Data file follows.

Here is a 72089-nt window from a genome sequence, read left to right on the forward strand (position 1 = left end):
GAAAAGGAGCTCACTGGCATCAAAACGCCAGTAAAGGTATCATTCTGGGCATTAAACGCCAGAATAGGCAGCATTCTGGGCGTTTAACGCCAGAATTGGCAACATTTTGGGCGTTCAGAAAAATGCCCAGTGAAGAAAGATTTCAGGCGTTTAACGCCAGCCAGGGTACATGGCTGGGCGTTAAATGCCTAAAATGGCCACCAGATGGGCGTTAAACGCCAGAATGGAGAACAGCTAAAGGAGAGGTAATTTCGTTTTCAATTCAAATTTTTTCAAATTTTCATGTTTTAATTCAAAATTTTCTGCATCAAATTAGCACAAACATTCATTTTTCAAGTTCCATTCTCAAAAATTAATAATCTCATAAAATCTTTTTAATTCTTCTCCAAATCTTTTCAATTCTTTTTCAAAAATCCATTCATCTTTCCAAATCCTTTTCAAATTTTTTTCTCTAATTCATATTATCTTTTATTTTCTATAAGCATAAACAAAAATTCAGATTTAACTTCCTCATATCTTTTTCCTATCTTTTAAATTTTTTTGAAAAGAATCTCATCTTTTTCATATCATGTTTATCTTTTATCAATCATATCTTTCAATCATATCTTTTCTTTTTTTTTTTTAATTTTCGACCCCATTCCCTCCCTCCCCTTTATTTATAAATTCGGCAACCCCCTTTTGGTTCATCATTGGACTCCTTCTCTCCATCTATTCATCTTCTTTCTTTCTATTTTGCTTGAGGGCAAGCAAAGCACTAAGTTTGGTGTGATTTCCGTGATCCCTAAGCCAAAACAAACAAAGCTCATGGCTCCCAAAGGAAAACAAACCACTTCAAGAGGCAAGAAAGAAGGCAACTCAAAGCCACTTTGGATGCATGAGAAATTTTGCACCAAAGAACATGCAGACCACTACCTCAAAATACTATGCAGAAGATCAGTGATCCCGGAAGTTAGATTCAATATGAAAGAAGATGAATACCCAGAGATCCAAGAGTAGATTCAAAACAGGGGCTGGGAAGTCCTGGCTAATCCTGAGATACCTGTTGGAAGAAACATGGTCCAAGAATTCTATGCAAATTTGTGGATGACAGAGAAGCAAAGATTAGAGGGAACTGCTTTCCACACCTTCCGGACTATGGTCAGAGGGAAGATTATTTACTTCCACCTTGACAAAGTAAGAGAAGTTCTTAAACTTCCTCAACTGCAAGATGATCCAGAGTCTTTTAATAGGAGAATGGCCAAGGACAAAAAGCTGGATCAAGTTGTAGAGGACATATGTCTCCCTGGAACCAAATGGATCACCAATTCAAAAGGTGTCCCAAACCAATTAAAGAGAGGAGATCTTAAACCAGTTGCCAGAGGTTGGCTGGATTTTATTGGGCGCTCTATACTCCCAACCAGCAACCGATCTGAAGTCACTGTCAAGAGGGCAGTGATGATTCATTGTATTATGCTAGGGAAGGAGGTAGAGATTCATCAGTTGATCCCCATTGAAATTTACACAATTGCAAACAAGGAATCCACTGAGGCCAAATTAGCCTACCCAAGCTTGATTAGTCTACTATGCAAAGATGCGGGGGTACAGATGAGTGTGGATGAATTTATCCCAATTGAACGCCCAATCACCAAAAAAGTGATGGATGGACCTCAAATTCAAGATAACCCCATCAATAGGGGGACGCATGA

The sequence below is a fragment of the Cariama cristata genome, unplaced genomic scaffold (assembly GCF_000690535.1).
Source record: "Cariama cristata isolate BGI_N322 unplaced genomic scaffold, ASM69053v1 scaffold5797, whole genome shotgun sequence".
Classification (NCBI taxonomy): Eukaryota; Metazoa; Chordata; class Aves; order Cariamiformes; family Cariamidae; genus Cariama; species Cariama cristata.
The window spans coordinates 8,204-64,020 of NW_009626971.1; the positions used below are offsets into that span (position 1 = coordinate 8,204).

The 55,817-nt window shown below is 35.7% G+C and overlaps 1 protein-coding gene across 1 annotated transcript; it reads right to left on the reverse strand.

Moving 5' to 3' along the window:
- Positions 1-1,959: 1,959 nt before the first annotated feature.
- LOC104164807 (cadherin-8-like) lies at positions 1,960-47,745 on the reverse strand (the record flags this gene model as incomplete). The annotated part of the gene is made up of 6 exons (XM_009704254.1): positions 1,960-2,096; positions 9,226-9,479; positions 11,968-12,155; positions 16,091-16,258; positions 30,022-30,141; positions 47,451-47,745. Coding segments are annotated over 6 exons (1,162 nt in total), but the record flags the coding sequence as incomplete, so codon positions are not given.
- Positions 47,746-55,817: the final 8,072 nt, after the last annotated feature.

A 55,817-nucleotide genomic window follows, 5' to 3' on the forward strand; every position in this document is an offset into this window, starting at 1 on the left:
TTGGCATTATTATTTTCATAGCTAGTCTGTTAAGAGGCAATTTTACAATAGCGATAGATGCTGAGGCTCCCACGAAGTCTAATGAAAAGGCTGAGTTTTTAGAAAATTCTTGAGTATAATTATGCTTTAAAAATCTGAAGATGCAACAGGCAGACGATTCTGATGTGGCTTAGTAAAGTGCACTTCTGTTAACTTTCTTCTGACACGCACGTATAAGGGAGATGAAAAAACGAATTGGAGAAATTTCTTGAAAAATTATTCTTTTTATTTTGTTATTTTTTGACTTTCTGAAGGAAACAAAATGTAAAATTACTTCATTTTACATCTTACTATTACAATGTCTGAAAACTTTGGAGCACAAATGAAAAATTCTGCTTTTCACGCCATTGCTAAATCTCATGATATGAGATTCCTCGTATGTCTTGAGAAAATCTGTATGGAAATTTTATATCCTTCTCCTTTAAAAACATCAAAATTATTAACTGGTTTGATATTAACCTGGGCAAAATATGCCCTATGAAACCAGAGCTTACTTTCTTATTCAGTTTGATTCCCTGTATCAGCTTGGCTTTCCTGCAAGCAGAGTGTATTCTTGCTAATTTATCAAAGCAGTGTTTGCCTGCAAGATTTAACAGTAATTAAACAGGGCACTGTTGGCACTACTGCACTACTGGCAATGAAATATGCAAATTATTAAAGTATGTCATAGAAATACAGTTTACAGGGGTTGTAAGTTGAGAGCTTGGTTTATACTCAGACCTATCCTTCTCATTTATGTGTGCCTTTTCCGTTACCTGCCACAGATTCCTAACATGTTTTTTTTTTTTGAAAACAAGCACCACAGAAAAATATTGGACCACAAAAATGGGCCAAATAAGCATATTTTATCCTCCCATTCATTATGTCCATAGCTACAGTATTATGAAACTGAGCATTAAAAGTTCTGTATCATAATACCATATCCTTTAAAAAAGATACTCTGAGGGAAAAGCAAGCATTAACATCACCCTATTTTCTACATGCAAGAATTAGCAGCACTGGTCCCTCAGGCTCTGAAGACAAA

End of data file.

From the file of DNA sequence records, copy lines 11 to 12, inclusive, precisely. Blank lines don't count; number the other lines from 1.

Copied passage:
- Positions 47,746-55,817: the final 8,072 nt, after the last annotated feature.

A 55,817-nucleotide genomic window follows, 5' to 3' on the forward strand; every position in this document is an offset into this window, starting at 1 on the left: